This blog is a 2-part series discussing women in ministry in honor of Women’s History Month. To read part one of the article, click here.
Together but Apart
I entered ministry determined to seek support from and relationship with colleagues, learning from the example of my mentors in ministry.
I had a great clergy network in person, but when I wanted to talk to other clergy moms, I discovered there weren’t any living in my area.
It was 2004, so I turned to the internet, writing a blog and using search engines to seek other women in my situation.
I felt like an outlier at the time, and when an informal group of bloggers first formed the organization I serve, RevGalBlogPals, in 2005, it was so innovative as to be suspect to some.
Where can I find a tribe now?
Today, connecting with colleagues in digital spaces is the norm.
Nearly all the women surveyed or interviewed for my Louisville Institute Pastoral Study Project, Alleviating Isolation: The Role of Online Community in Sustaining Clergywomen, rely on some form of digital connection.
98% of digital survey respondents named Facebook; 92% texting; fifteen other modes included Facebook Messenger, Twitter, blogs, Instagram and various forms of video chat such as Zoom, FaceTime, and Google Hangouts.
Some of the longer-serving pastors informed me that clergywomen have been finding community online since the 1990s, both as users of Ecunet, a religious online network similar to Usenet, and as participants in the PRCL (Preaching the Revised Common Lectionary) listserv.
Many named RevGals or Young Clergy Women International (YCWI) as important in their lives, as well as NEXT Church (a PCUSA initiative with a popular annual national gathering) and UNCO, an annual ecumenical “unconference,” at which participants determine the topics of interest together and lead workshops themselves.
Those four groups, and particularly RevGalBlogPals and YCWI, were offered up again in answers to one survey question, “Where have you found support specific to clergy? Clergywomen?”
Other organizations named were the International Association of Women Ministers (IAWM), National Association of Presbyterian Clergywomen, Academy of Parish Clergy, Women Touched By Grace, Sustaining Pastoral Excellence, CREDO, Coordinating Center for Women, UCC 2030 Clergy and NextGen Leadership Initiative, Bethany Fellows, and Baptist Women in Ministry.
Local clergy study groups were also mentioned. 82 respondents (10.57%), however, answered with some form of none, very little/not much, and even LOL.
What difference does it make?
The Lilly Foundation-funded Flourishing in Ministry Project at Notre Dame names collegial support as crucial for pastors.
“The degree to which a pastor experiences a sense of belongingness — community, fidelity, and mutuality — with other pastors appears to be one of the most important determinants of that pastor’s flourishing. Pastors who experience a strong sense of membership in the community of pastors are much more likely to experience and sustain high levels of happiness and thriving over many years. They also appear to be the most resilient and are among those most likely to experience a long and fruitful ministry.” (Emerging Insights, p. 35)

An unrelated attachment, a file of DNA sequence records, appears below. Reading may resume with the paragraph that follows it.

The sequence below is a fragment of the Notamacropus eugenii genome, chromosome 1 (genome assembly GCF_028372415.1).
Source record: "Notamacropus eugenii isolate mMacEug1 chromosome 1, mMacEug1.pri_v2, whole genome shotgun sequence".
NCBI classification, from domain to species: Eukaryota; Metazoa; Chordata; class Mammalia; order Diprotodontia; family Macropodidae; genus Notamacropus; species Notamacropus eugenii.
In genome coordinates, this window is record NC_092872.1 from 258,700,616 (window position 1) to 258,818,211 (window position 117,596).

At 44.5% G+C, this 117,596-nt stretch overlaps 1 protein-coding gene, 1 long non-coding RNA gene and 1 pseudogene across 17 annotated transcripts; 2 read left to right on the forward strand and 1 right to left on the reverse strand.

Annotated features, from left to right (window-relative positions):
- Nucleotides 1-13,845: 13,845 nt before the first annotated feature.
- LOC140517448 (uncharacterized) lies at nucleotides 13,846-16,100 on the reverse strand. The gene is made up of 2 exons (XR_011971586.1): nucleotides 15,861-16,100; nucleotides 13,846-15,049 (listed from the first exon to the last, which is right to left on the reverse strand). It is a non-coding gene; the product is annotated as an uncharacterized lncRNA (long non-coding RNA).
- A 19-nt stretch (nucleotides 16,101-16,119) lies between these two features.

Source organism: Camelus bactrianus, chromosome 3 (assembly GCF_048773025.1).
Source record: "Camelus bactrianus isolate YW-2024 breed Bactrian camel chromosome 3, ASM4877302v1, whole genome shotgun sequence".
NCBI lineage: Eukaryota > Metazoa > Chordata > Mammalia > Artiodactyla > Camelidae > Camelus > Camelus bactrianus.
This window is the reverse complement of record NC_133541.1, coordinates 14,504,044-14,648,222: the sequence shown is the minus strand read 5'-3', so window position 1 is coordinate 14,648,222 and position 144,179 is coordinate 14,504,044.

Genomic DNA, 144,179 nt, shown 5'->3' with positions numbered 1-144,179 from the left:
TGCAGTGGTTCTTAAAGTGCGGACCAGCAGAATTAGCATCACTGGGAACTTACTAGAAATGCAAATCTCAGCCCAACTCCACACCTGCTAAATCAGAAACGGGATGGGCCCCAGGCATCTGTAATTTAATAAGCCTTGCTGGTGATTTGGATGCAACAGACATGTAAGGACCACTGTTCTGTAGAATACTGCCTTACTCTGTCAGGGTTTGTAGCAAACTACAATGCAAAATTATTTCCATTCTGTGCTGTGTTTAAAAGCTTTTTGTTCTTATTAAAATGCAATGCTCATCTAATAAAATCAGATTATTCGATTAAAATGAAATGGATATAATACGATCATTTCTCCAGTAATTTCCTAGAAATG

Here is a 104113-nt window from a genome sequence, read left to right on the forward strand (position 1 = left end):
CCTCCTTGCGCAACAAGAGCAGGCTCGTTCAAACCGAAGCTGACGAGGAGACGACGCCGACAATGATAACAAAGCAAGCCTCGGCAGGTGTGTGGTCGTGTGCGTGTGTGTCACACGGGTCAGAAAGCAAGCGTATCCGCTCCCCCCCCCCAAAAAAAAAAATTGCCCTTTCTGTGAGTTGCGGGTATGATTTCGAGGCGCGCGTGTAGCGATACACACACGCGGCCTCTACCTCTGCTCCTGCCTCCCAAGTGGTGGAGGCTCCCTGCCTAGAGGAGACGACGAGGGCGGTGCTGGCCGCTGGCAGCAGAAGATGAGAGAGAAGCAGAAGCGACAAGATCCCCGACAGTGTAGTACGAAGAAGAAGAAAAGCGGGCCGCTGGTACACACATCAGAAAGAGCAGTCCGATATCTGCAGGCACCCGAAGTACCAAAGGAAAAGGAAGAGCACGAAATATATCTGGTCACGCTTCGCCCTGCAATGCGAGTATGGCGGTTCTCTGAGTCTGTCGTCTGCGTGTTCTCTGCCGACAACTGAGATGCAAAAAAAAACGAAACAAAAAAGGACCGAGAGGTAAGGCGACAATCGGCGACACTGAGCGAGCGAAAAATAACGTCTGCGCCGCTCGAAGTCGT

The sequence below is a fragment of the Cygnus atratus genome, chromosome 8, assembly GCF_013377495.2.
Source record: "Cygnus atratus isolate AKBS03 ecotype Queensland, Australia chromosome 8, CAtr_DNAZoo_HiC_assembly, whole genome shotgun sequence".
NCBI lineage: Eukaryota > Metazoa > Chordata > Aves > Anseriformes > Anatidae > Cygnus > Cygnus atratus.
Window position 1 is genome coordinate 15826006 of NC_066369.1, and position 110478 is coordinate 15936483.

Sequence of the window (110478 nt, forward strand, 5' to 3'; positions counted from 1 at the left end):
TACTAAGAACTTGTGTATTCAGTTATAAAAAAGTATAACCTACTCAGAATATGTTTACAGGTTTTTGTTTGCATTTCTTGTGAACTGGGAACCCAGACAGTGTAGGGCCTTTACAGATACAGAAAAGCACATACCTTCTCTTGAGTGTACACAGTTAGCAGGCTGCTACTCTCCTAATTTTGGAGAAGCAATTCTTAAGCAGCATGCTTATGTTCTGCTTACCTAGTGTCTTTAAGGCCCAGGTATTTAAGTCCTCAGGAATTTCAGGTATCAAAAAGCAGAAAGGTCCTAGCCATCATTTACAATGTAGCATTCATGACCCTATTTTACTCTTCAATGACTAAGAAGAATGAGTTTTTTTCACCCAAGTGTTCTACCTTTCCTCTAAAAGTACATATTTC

In other words, clergy colleagues get it, and they know when you do not.
Collegial relationships are therefore invaluable.
Pastors operate at a disadvantage when they lack community with other clergy.
The Flourishing in Ministry study also makes the case for interdenominational clergy groups, which “reduce or eliminate any potential … for intra-denominational problems.”
My study reinforced some things I held true: that virtual community is a real community, that it forms and re-forms more quickly than face-to-face community.
It also challenged me to consider that the two kinds of community work better together than virtual community might alone.
Over the past fourteen years RevGalBlogPals has grown from a few dozen to many thousands, but it is clear that the quality of relationship found by the inner circles who write for our website, moderate our online spaces, participate in our online affinity groups, and/or attend our continuing education events and informal gatherings is deeper and more abiding than that of the women who simply read our website offerings or visit our general Facebook group.
Acknowledge and Assist
For the church to thrive, pastors must also thrive.
Clergywomen who prioritize collegial community will seek it or create it if they do not find it.
Clergywomen isolated geographically face the greatest challenge to finding community in person.
In small towns and rural areas, clergy networks can be unwelcoming to clergywomen, particularly in areas of the country where faith traditions that do not ordain women dominate local culture.
While the most helpful digital connections may stem from or lead to face-to-face relationships, when geography and exclusion are both factors, online community provides a crucial means for professional development and personal support.
Judicatories and local churches can support clergywomen by acknowledging theological and geographic isolation, encouraging multiple forms of connection to colleagues, and funding technology that supports digital community.
Looking for opportunities to join a virtual and or in-person faith community? Click here to view our upcoming courses and programs such as The Women of Color Colloquy and Your Sacred Story: The Spiritual Practice of Journaling (Online).
Martha Spong is a United Church of Christ pastor, an ICF-accredited coach, and the executive director of RevGalBlogPals. She is the co-author of Denial is My Spiritual Practice (and Other Failures of Faith) and the editor of There’s a Woman in the Pulpit: Christian Clergywomen Share Their Hard Days, Holy Moments & the Healing Power of Humor.